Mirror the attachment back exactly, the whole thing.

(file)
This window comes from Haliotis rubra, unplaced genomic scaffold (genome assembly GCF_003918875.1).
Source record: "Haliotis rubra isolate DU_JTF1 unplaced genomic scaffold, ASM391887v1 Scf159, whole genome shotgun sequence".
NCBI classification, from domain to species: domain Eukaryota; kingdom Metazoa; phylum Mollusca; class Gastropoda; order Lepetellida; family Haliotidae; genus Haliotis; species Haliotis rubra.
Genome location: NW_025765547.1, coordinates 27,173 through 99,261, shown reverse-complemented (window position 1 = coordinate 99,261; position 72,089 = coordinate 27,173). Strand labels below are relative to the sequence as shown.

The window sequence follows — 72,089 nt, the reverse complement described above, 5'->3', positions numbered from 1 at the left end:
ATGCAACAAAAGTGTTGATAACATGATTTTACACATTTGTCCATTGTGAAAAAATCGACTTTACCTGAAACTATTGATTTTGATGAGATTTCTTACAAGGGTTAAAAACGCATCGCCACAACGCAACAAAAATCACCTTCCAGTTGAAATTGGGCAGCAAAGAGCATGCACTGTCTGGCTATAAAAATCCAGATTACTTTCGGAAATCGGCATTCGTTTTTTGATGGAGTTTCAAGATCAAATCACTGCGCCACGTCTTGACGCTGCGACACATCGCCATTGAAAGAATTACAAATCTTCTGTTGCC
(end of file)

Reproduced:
This window comes from Haliotis rubra, unplaced genomic scaffold (genome assembly GCF_003918875.1).
Source record: "Haliotis rubra isolate DU_JTF1 unplaced genomic scaffold, ASM391887v1 Scf159, whole genome shotgun sequence".
NCBI classification, from domain to species: domain Eukaryota; kingdom Metazoa; phylum Mollusca; class Gastropoda; order Lepetellida; family Haliotidae; genus Haliotis; species Haliotis rubra.
Genome location: NW_025765547.1, coordinates 27,173 through 99,261, shown reverse-complemented (window position 1 = coordinate 99,261; position 72,089 = coordinate 27,173). Strand labels below are relative to the sequence as shown.

The window sequence follows — 72,089 nt, the reverse complement described above, 5'->3', positions numbered from 1 at the left end:
ATGCAACAAAAGTGTTGATAACATGATTTTACACATTTGTCCATTGTGAAAAAATCGACTTTACCTGAAACTATTGATTTTGATGAGATTTCTTACAAGGGTTAAAAACGCATCGCCACAACGCAACAAAAATCACCTTCCAGTTGAAATTGGGCAGCAAAGAGCATGCACTGTCTGGCTATAAAAATCCAGATTACTTTCGGAAATCGGCATTCGTTTTTTGATGGAGTTTCAAGATCAAATCACTGCGCCACGTCTTGACGCTGCGACACATCGCCATTGAAAGAATTACAAATCTTCTGTTGCC